At the 1989 "Peel The Apple" convention in New York, I attended the first-ever GCA Caller School, with Anne and Joe Uebelacker and Harlan Kerr as the staff. Harlan had really pushed me to write more sequences, and his "how to resolve a square" flow chart in the first GCA newsletter - "Lambda Calling" - was my guide when I was writing each sequence. I had taken 8 backgammon pieces from a set I owned and put numbered stickers on the top for the couple numbers and sexes. This was my first set of square dance checkers. At the school, I was "sorted" into the more advanced group of callers, and I had already signed up to call a tip during the "open mic" time at convention. I don't really remember much about the school, other than it was great fun, and that at the final session where everyone called a bit together, Warren Jaquith blew us all away with his well-timed expert delivery.
My "open mic” tip at convention was what clinched it for me. I was scheduled for the first tip "after hours” in the Plus hall, following staff caller Betsy Gotta. I didn't know Betsy and she didn't know me (Peel the Apple was her first IAGSDC convention), but she saw me standing nervously by the stage, leaned over and asked "are you on next?” I said yes, and she checked my name badge and city to introduce me. Meanwhile, two or three squares of SF area dancers had squared up in front to support me. Upon introducing me, there was a big cheer from this support group and it startled Betsy a bit. She gave me a look like "who IS this person?” (I'm quite sure she forgot this incident, but I got to tell this story again in 2002 when she passed the Golden Boot Award on to me.)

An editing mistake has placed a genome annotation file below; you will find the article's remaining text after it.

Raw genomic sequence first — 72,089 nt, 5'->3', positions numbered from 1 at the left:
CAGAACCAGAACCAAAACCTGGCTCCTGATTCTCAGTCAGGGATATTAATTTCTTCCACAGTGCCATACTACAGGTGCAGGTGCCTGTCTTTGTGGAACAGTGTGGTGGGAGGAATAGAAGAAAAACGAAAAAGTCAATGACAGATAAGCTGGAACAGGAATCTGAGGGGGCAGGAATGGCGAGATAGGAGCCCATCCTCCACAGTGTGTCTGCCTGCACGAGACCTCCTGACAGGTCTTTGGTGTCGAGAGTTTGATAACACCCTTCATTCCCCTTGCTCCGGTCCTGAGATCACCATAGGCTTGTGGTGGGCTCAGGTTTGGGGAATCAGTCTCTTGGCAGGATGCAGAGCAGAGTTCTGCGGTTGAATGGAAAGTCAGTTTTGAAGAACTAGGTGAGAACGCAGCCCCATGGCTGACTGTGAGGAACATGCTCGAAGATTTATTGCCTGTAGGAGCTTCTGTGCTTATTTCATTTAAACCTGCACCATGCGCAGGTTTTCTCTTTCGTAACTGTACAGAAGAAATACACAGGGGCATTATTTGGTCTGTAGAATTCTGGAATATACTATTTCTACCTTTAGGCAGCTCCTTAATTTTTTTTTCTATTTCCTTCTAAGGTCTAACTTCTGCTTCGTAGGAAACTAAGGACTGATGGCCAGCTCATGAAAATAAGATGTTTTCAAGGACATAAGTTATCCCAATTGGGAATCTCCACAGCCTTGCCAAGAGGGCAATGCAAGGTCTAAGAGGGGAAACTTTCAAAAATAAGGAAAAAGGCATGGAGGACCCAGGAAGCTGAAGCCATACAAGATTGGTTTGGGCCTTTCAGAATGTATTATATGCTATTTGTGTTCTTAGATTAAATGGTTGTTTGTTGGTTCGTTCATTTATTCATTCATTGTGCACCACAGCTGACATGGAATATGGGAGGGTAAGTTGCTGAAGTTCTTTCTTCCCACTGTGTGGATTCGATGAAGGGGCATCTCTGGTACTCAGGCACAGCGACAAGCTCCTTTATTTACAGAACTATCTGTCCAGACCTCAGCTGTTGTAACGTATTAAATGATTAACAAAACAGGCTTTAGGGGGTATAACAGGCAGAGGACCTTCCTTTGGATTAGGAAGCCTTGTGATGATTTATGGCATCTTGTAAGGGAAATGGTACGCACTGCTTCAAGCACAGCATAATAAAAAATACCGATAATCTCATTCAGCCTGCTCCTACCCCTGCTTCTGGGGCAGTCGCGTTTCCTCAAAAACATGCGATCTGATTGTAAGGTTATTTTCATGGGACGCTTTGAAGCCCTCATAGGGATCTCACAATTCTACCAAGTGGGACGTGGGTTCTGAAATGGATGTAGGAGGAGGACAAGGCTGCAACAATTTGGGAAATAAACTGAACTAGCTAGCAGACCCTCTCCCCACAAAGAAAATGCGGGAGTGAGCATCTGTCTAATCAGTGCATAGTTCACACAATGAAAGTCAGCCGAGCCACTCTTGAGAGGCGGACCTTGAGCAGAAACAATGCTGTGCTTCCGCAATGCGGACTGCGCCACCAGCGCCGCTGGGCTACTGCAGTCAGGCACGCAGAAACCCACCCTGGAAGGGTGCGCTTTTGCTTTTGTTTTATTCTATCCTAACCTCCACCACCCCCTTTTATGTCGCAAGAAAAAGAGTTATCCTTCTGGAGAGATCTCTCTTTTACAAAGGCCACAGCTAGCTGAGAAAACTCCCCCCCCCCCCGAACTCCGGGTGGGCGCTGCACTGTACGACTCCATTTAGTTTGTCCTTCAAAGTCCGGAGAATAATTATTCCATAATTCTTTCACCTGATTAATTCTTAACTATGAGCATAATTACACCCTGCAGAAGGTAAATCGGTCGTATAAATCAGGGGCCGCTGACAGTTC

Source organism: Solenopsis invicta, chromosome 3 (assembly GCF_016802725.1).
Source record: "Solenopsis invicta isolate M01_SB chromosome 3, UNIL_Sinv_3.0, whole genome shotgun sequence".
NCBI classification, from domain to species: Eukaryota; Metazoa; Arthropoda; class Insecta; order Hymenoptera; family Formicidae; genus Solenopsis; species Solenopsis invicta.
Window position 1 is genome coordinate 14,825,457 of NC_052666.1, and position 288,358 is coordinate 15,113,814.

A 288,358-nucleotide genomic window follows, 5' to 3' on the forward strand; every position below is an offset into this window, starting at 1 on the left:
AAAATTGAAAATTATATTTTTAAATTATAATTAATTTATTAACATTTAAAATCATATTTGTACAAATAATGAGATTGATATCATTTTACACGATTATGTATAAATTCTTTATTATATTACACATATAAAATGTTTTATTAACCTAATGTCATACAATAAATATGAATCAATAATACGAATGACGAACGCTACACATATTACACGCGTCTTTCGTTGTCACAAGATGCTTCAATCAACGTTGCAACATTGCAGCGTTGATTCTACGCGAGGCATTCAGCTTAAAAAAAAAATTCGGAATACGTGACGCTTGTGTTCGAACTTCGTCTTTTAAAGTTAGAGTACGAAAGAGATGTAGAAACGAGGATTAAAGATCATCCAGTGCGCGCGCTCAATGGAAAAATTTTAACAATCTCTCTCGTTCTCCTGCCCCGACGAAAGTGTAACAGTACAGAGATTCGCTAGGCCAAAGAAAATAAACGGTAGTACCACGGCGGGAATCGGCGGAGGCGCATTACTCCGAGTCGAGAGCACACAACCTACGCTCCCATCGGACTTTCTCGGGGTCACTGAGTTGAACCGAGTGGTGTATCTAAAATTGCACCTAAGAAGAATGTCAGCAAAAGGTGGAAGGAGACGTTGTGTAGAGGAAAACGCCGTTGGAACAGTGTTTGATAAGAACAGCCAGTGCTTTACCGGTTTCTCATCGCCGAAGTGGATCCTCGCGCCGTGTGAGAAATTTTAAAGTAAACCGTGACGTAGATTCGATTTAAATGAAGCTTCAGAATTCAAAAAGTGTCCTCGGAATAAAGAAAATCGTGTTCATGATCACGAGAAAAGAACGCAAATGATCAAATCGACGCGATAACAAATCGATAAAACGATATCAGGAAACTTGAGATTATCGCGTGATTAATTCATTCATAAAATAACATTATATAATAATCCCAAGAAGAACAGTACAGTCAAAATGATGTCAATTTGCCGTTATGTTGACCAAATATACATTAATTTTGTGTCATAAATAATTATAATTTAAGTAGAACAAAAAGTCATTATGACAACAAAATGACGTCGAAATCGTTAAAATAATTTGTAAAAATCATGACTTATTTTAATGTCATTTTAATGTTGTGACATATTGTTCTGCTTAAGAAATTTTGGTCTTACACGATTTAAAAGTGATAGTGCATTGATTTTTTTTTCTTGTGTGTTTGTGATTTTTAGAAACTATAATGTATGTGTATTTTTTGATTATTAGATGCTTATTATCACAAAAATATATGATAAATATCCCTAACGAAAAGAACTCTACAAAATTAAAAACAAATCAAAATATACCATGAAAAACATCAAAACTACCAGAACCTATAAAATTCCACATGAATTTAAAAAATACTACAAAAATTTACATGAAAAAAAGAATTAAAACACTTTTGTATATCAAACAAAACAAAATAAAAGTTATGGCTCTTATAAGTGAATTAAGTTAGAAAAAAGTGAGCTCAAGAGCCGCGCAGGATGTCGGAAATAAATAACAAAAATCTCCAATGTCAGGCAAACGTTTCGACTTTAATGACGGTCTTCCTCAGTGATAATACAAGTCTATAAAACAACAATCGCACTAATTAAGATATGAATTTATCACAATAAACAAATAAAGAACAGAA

My written patter (long since destroyed) was probably awful. Anne had helped me review my sequences and for every one that she put in the "usable" pile, three or four went into the "don't try this at home, kids" pile. My singer was Pink Cadillac (Red Boot 3017). After delivering the opener, first two figures, middle break, and third figure, I was so excited that I skipped the fourth figure, going right for the closer. About half way through that I realized what I'd done and somehow managed to get out another figure (or another version of the closer) and at least call through the whole record. The Bay Area contingent that had squared up in front of me in support erupted in applause. It was at that point, even though I'd had a major goof, I decided that I would pursue calling seriously.